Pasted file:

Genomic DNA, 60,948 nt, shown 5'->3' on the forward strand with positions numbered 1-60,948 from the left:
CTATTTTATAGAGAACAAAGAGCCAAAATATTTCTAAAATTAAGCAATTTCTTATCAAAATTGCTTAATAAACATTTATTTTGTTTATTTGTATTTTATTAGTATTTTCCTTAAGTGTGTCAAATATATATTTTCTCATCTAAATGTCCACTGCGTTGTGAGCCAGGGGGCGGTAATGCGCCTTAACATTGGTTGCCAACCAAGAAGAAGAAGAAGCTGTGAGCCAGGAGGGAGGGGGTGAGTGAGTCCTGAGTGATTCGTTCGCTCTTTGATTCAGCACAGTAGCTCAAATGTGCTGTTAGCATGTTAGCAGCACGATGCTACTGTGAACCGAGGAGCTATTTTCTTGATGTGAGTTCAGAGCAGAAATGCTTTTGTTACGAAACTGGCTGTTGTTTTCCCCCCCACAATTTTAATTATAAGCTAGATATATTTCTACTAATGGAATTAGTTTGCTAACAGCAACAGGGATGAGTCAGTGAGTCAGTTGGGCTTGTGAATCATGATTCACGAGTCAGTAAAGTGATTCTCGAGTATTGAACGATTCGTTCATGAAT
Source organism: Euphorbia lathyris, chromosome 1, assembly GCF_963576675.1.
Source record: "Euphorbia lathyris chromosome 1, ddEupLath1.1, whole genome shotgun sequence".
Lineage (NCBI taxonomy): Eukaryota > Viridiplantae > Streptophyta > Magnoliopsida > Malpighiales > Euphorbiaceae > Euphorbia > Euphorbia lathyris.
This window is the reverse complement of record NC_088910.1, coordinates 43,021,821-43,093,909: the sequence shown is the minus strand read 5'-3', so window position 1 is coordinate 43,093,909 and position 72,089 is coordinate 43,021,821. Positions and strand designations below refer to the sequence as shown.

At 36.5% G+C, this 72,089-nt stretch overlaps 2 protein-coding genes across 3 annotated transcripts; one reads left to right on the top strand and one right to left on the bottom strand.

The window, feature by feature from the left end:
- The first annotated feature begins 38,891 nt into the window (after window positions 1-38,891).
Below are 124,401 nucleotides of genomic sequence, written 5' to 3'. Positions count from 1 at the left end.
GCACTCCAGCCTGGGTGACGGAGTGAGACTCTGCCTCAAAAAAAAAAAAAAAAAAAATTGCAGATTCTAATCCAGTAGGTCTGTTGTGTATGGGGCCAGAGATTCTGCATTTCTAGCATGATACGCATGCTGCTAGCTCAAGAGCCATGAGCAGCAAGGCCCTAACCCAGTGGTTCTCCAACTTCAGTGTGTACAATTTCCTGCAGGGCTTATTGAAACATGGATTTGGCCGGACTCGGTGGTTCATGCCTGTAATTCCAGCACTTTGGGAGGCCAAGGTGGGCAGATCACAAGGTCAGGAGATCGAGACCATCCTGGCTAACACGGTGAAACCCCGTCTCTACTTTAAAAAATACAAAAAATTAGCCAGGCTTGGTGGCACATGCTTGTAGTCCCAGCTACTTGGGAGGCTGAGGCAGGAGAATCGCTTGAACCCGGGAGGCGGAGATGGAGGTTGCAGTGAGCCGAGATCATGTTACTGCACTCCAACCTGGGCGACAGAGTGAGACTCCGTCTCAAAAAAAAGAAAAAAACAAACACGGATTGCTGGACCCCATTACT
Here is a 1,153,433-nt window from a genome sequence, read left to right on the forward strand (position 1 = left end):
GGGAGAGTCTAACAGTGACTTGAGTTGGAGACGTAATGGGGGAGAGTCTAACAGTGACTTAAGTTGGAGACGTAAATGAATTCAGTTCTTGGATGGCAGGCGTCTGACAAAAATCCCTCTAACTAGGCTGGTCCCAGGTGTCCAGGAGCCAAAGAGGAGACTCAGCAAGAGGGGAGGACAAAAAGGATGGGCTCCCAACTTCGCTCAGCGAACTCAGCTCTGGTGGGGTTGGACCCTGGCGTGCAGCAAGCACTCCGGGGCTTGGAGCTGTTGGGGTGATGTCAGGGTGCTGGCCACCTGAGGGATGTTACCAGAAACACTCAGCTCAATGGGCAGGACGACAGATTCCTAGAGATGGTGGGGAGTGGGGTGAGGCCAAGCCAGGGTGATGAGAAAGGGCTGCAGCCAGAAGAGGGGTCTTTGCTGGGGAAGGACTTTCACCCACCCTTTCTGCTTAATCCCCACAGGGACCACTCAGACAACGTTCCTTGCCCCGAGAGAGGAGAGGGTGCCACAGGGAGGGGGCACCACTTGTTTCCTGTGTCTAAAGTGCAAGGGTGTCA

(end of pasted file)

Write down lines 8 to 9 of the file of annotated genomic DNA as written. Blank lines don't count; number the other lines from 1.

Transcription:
The window, feature by feature from the left end:
- The first annotated feature begins 38,891 nt into the window (after window positions 1-38,891).